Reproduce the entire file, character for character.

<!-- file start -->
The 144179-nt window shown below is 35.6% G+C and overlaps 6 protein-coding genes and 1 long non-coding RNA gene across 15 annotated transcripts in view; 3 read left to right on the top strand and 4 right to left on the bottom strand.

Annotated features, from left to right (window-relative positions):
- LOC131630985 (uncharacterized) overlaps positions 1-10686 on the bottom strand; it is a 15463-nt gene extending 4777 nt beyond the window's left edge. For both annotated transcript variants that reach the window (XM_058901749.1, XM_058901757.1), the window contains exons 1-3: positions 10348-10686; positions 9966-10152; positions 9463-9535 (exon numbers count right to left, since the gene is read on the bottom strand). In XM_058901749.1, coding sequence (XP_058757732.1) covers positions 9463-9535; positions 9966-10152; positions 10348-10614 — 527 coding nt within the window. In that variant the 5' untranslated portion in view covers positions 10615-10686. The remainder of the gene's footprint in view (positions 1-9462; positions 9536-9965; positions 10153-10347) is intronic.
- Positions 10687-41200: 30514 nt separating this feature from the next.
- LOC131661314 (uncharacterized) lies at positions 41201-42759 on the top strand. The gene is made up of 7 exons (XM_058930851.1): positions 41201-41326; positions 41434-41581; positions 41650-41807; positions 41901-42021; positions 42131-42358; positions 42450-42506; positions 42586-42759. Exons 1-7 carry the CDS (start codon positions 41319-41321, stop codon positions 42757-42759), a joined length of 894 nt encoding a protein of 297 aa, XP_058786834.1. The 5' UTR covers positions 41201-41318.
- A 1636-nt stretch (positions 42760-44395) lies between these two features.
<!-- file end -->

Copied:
The 144179-nt window shown below is 35.6% G+C and overlaps 6 protein-coding genes and 1 long non-coding RNA gene across 15 annotated transcripts in view; 3 read left to right on the top strand and 4 right to left on the bottom strand.

Annotated features, from left to right (window-relative positions):
- LOC131630985 (uncharacterized) overlaps positions 1-10686 on the bottom strand; it is a 15463-nt gene extending 4777 nt beyond the window's left edge. For both annotated transcript variants that reach the window (XM_058901749.1, XM_058901757.1), the window contains exons 1-3: positions 10348-10686; positions 9966-10152; positions 9463-9535 (exon numbers count right to left, since the gene is read on the bottom strand). In XM_058901749.1, coding sequence (XP_058757732.1) covers positions 9463-9535; positions 9966-10152; positions 10348-10614 — 527 coding nt within the window. In that variant the 5' untranslated portion in view covers positions 10615-10686. The remainder of the gene's footprint in view (positions 1-9462; positions 9536-9965; positions 10153-10347) is intronic.
- Positions 10687-41200: 30514 nt separating this feature from the next.
- LOC131661314 (uncharacterized) lies at positions 41201-42759 on the top strand. The gene is made up of 7 exons (XM_058930851.1): positions 41201-41326; positions 41434-41581; positions 41650-41807; positions 41901-42021; positions 42131-42358; positions 42450-42506; positions 42586-42759. Exons 1-7 carry the CDS (start codon positions 41319-41321, stop codon positions 42757-42759), a joined length of 894 nt encoding a protein of 297 aa, XP_058786834.1. The 5' UTR covers positions 41201-41318.
- A 1636-nt stretch (positions 42760-44395) lies between these two features.